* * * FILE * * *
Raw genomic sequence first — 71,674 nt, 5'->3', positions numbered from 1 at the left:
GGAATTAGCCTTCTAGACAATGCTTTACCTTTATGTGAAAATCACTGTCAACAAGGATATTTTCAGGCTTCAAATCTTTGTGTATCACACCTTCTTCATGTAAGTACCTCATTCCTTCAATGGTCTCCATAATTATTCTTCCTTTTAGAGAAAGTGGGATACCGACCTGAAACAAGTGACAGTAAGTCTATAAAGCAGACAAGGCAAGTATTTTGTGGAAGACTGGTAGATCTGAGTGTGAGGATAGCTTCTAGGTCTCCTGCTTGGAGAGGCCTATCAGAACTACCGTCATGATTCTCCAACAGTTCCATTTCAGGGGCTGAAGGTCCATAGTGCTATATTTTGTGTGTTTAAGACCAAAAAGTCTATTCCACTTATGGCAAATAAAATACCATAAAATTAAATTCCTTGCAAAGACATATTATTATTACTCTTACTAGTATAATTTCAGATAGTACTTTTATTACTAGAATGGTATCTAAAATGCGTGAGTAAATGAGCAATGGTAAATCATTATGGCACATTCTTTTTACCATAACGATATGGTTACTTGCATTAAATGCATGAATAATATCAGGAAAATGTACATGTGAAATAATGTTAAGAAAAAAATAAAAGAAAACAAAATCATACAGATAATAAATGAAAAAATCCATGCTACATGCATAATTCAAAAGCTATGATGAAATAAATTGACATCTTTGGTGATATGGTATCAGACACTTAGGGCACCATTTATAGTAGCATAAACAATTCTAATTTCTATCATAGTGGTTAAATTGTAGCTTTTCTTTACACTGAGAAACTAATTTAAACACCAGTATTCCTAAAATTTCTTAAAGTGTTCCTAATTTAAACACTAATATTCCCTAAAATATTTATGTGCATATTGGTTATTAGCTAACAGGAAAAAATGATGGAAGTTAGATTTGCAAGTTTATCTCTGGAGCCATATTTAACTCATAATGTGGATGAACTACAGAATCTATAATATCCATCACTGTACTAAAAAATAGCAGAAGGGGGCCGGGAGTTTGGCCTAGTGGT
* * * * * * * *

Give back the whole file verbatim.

Raw genomic sequence first — 71,674 nt, 5'->3', positions numbered from 1 at the left:
GGAATTAGCCTTCTAGACAATGCTTTACCTTTATGTGAAAATCACTGTCAACAAGGATATTTTCAGGCTTCAAATCTTTGTGTATCACACCTTCTTCATGTAAGTACCTCATTCCTTCAATGGTCTCCATAATTATTCTTCCTTTTAGAGAAAGTGGGATACCGACCTGAAACAAGTGACAGTAAGTCTATAAAGCAGACAAGGCAAGTATTTTGTGGAAGACTGGTAGATCTGAGTGTGAGGATAGCTTCTAGGTCTCCTGCTTGGAGAGGCCTATCAGAACTACCGTCATGATTCTCCAACAGTTCCATTTCAGGGGCTGAAGGTCCATAGTGCTATATTTTGTGTGTTTAAGACCAAAAAGTCTATTCCACTTATGGCAAATAAAATACCATAAAATTAAATTCCTTGCAAAGACATATTATTATTACTCTTACTAGTATAATTTCAGATAGTACTTTTATTACTAGAATGGTATCTAAAATGCGTGAGTAAATGAGCAATGGTAAATCATTATGGCACATTCTTTTTACCATAACGATATGGTTACTTGCATTAAATGCATGAATAATATCAGGAAAATGTACATGTGAAATAATGTTAAGAAAAAAATAAAAGAAAACAAAATCATACAGATAATAAATGAAAAAATCCATGCTACATGCATAATTCAAAAGCTATGATGAAATAAATTGACATCTTTGGTGATATGGTATCAGACACTTAGGGCACCATTTATAGTAGCATAAACAATTCTAATTTCTATCATAGTGGTTAAATTGTAGCTTTTCTTTACACTGAGAAACTAATTTAAACACCAGTATTCCTAAAATTTCTTAAAGTGTTCCTAATTTAAACACTAATATTCCCTAAAATATTTATGTGCATATTGGTTATTAGCTAACAGGAAAAAATGATGGAAGTTAGATTTGCAAGTTTATCTCTGGAGCCATATTTAACTCATAATGTGGATGAACTACAGAATCTATAATATCCATCACTGTACTAAAAAATAGCAGAAGGGGGCCGGGAGTTTGGCCTAGTGGT